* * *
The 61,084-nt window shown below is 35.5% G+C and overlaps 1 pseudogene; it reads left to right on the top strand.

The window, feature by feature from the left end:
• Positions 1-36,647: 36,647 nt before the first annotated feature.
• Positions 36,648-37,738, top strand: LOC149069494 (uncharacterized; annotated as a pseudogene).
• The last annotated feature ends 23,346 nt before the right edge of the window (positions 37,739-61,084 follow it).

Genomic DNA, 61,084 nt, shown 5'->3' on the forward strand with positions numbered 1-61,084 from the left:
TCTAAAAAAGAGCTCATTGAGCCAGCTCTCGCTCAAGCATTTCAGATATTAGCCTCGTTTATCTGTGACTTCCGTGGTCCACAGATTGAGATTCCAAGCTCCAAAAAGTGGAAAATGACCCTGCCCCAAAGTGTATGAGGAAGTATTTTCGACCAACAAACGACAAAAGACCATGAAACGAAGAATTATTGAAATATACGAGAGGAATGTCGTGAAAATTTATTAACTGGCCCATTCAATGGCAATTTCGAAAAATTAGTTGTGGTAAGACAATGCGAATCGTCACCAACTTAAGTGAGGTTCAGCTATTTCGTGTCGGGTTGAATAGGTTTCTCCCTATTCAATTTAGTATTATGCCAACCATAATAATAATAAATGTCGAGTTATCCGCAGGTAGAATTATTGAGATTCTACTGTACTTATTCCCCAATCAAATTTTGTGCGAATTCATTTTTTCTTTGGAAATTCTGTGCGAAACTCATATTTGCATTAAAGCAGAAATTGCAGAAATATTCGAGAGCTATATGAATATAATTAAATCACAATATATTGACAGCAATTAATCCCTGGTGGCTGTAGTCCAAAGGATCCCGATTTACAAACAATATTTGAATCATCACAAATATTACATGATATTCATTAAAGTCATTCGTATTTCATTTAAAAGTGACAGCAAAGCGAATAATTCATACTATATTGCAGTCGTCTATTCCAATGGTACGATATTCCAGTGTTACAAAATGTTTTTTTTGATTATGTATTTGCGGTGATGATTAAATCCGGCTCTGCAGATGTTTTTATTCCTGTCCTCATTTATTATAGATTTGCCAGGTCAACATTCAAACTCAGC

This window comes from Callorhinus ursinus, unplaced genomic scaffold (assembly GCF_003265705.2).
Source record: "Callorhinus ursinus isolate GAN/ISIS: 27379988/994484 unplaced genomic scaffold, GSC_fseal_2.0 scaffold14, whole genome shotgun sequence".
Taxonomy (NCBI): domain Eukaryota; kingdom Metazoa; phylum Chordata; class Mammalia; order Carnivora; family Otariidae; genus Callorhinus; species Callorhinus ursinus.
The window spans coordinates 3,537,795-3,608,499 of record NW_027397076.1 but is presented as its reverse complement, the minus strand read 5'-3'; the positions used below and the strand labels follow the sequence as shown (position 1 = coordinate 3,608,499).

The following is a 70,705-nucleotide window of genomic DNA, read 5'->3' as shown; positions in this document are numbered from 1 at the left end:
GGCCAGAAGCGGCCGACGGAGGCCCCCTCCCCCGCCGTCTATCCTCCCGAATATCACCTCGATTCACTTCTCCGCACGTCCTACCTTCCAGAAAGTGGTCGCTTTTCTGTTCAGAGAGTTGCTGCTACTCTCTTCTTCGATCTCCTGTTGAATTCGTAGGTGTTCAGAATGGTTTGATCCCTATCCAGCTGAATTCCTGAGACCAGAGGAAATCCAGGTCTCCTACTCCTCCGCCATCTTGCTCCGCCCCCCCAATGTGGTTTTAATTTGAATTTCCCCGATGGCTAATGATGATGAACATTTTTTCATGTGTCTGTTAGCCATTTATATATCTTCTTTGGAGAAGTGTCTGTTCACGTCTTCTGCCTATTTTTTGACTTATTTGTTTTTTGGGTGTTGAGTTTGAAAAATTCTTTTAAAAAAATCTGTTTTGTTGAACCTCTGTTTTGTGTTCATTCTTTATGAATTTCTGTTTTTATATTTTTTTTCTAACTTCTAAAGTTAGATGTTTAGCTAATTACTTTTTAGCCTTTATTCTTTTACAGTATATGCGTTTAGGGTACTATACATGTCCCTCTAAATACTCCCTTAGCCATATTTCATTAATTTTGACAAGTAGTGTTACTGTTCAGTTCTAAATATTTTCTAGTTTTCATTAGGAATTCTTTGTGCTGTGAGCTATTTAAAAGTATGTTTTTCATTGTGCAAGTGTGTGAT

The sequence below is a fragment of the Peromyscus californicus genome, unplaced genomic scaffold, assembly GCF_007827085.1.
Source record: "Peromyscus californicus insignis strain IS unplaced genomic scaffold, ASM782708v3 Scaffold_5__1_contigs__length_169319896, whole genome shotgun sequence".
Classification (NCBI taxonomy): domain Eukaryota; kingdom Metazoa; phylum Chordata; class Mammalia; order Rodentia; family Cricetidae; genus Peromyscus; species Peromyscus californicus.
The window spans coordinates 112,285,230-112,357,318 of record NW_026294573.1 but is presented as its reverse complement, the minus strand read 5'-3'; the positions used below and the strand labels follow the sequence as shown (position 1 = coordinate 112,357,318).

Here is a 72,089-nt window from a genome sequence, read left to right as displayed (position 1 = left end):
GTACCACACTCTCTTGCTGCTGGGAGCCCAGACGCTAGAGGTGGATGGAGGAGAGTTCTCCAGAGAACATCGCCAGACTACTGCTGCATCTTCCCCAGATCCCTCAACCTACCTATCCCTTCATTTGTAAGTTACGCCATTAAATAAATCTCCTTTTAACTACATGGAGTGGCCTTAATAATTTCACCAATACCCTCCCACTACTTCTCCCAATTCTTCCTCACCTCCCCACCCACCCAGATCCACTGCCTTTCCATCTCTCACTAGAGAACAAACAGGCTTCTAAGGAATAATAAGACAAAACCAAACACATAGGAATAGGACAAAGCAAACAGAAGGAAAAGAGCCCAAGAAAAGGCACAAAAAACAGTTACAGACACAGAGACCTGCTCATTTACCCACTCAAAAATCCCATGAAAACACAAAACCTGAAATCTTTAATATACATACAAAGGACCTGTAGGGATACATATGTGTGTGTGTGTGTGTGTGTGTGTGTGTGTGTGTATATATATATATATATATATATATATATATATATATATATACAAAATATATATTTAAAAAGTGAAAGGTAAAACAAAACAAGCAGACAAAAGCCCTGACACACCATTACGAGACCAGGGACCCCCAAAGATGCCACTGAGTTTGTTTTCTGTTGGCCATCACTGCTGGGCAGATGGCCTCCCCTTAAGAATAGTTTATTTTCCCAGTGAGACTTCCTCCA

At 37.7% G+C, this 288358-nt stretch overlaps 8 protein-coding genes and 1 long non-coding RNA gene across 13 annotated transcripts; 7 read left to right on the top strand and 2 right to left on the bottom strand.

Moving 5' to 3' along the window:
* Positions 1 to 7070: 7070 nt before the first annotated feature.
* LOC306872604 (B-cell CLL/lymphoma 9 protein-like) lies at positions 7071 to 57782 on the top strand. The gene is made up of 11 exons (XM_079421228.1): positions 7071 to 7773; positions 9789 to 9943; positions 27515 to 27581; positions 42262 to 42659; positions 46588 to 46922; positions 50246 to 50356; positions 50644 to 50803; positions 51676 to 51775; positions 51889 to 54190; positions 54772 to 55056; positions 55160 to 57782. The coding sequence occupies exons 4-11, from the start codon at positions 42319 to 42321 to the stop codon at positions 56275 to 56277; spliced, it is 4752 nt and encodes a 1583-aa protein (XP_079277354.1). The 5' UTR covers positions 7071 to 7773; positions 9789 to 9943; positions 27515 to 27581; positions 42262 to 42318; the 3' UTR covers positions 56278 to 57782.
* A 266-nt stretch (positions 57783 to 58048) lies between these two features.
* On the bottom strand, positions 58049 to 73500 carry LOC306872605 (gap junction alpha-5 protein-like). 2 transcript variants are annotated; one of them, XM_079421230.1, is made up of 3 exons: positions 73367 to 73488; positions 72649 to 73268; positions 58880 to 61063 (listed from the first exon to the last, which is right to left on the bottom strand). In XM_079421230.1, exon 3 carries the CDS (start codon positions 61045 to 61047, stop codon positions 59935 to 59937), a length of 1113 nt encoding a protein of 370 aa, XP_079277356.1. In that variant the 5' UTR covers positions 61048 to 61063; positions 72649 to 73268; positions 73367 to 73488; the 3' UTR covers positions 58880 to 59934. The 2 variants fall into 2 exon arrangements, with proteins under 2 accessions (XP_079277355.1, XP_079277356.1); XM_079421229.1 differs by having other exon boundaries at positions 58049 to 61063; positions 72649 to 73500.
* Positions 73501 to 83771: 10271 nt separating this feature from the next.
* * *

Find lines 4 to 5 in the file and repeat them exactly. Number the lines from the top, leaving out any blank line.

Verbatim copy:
• Positions 36,648-37,738, top strand: LOC149069494 (uncharacterized; annotated as a pseudogene).
• The last annotated feature ends 23,346 nt before the right edge of the window (positions 37,739-61,084 follow it).